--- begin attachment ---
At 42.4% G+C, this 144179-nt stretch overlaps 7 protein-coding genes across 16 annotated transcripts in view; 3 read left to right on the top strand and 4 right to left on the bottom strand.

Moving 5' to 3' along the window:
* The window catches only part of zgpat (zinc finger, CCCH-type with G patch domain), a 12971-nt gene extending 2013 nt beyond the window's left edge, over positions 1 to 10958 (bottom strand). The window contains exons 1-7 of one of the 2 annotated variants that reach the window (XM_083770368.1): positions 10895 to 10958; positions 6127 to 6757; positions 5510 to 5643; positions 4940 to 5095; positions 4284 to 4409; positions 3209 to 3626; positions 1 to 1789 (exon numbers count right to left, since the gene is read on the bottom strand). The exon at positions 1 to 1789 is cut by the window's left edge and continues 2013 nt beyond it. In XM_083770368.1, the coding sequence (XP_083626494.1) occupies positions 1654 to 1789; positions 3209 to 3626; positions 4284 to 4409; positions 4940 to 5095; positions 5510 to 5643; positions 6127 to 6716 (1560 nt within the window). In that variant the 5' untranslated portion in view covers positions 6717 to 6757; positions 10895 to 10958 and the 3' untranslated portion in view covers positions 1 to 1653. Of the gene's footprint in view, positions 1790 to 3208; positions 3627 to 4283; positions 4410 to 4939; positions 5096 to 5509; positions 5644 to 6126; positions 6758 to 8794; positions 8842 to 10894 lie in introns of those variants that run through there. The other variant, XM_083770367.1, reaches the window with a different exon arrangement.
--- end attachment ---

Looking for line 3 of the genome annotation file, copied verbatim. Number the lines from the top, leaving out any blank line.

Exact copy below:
* The window catches only part of zgpat (zinc finger, CCCH-type with G patch domain), a 12971-nt gene extending 2013 nt beyond the window's left edge, over positions 1 to 10958 (bottom strand). The window contains exons 1-7 of one of the 2 annotated variants that reach the window (XM_083770368.1): positions 10895 to 10958; positions 6127 to 6757; positions 5510 to 5643; positions 4940 to 5095; positions 4284 to 4409; positions 3209 to 3626; positions 1 to 1789 (exon numbers count right to left, since the gene is read on the bottom strand). The exon at positions 1 to 1789 is cut by the window's left edge and continues 2013 nt beyond it. In XM_083770368.1, the coding sequence (XP_083626494.1) occupies positions 1654 to 1789; positions 3209 to 3626; positions 4284 to 4409; positions 4940 to 5095; positions 5510 to 5643; positions 6127 to 6716 (1560 nt within the window). In that variant the 5' untranslated portion in view covers positions 6717 to 6757; positions 10895 to 10958 and the 3' untranslated portion in view covers positions 1 to 1653. Of the gene's footprint in view, positions 1790 to 3208; positions 3627 to 4283; positions 4410 to 4939; positions 5096 to 5509; positions 5644 to 6126; positions 6758 to 8794; positions 8842 to 10894 lie in introns of those variants that run through there. The other variant, XM_083770367.1, reaches the window with a different exon arrangement.